It depends where you want to go. Often top schools do not offer a masters in history. Sometimes you can transfer in with a masters but you usually have to repeat some classes. However, if you don't think you can get into the program of your choice for a Ph.D right away (and I can tell you from experience it is VERY, VERY difficult) then doing a masters first might help.
    Also, while you should be specific as to what you want to study, you don't need to know now what your dissertation will be about. A Ph.D is a long process and your interests may evolve in that time. You are in a pretty good position though with regard to your interests, while there are lots of people in American history applying, your focuses are very desirable for many schools right now.

    Good luck
  • tenisghstenisghs Registered User Posts: 3,955 Senior Member
    Thank you Josephine. I know the History field is extremely competitive. That's why I wonder if I'm better off pursuing a professional Master's (i'm not kidding!). I know that many people pursue MA Liberal Arts degrees en route to a PhD at a top-ranked school.

    How do you my focuses are very desirable now?
  • josephinejosephine Registered User Posts: 226 Junior Member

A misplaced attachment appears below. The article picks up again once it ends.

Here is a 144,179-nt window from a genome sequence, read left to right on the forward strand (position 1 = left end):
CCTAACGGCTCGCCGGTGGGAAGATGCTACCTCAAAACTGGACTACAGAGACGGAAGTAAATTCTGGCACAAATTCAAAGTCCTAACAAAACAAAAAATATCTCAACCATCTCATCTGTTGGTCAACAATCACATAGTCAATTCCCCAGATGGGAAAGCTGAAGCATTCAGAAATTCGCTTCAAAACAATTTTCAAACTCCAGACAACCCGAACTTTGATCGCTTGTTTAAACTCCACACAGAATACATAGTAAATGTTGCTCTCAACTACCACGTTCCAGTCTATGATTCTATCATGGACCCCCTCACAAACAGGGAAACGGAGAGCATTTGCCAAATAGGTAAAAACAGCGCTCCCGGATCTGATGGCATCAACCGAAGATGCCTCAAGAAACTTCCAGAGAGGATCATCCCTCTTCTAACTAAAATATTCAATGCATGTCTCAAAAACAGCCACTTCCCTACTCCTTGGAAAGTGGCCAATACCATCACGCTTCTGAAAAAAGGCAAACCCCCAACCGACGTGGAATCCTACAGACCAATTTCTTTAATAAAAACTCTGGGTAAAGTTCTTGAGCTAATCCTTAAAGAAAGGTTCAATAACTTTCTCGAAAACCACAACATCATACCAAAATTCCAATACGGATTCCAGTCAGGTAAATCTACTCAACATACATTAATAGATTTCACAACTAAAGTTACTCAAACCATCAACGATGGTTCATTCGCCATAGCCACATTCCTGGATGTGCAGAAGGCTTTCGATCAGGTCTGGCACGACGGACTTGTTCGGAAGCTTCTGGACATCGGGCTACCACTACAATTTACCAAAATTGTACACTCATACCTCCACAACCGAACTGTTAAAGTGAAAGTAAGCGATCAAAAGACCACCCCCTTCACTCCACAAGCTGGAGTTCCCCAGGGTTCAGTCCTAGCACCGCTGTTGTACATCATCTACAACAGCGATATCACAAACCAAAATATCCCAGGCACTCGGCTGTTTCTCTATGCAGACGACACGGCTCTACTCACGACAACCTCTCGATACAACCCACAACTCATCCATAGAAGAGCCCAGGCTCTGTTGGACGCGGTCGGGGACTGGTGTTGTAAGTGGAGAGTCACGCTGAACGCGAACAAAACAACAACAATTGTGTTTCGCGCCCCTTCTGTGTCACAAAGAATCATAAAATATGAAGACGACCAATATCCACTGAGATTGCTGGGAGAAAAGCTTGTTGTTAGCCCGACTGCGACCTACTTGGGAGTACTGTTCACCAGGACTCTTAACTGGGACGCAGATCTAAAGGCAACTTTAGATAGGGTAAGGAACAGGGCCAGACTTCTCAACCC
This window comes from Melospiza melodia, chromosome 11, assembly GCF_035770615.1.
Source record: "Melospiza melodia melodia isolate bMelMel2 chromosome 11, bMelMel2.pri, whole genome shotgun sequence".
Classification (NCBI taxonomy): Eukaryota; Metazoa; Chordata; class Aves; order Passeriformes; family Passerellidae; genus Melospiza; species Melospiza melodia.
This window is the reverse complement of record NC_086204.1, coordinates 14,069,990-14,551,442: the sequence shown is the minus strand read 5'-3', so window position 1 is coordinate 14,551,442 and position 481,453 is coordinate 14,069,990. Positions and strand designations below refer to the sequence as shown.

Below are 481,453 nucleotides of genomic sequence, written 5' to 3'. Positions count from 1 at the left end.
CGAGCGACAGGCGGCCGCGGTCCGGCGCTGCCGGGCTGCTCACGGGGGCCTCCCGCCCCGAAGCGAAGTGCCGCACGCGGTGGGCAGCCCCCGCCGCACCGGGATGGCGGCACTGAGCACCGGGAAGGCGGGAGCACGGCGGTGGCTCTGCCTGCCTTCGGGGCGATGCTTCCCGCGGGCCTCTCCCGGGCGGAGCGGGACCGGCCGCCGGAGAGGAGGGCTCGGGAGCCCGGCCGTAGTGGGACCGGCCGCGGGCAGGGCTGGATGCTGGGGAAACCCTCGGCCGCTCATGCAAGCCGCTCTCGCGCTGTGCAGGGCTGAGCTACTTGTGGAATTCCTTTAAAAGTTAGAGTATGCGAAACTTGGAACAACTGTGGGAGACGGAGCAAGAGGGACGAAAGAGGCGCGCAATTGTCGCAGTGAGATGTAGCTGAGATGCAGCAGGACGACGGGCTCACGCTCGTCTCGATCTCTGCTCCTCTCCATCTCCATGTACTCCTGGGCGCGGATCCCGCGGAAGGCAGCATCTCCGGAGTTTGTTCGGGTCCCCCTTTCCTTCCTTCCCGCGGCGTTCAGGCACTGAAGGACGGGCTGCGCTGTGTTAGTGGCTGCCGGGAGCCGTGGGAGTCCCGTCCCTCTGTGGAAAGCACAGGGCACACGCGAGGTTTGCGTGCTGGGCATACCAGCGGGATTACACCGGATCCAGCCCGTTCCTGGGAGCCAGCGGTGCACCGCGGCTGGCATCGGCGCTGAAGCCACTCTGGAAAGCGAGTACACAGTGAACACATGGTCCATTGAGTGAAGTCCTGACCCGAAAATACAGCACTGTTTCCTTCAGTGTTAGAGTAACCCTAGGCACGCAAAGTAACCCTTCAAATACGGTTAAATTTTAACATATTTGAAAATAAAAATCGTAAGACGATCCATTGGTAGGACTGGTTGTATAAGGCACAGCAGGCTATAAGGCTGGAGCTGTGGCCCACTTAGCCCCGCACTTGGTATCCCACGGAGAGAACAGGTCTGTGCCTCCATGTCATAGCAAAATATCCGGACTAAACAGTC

I don't really have any data but my impression is that African American history, urban history, etc. are more in vogue now than they used to be. Universities seem to be looking for more unusual, less studied, underrepresented perhaps, areas and I think your interests would fit. Certainly that kind of concentration is more desirable than plain American (there are tons of people applying for that so you will be distinguished more from them) or, god forbid, my concentration, Modern European. It is possible that I'm wrong or out of date though.
  • UCLAriUCLAri Registered User Posts: 14,740 Senior Member
    If you can get into PhD programs right away, I'd recommend it. My main reason is purely money. MA programs tend to be fairly pricey, whereas many PhD programs are going to offer you at least decent financial aid.

    BTW, josephine, I think you're right.
  • tenisghstenisghs Registered User Posts: 3,955 Senior Member
    Thanks guys. I think I'm gonna apply to a PhD program for the Fall of 2008 (rather than for the Fall of 2007) so that I have a year to build upon my resume (do volunteer work, Teach for America, work for a museum, something) and convince top graduate school adcoms why they should accept me. My overall GPA is low (3.5) because I have a few Cs on my transcript. This is the weakest part about me. I can cite health problems, but adcoms might see me as too risky to gamble. I will only attend a top 15 school in the field of african american history.
  • tenisghstenisghs Registered User Posts: 3,955 Senior Member
    So yeah, I'm basically screwed for grad school. :(
  • UCLAriUCLAri Registered User Posts: 14,740 Senior Member
    What? No way. How so?

    A 3.5 is by no means a bad GPA.
  • josephinejosephine Registered User Posts: 226 Junior Member
    I don't think you're screwed but proceed understanding that what you are attempting is very difficult. I just got rejected from all eight history Ph.D programs I applied to and all of my professors are shocked. You have a good chance and the advantage of a more desirable program and I hope you'll get in.
This discussion has been closed.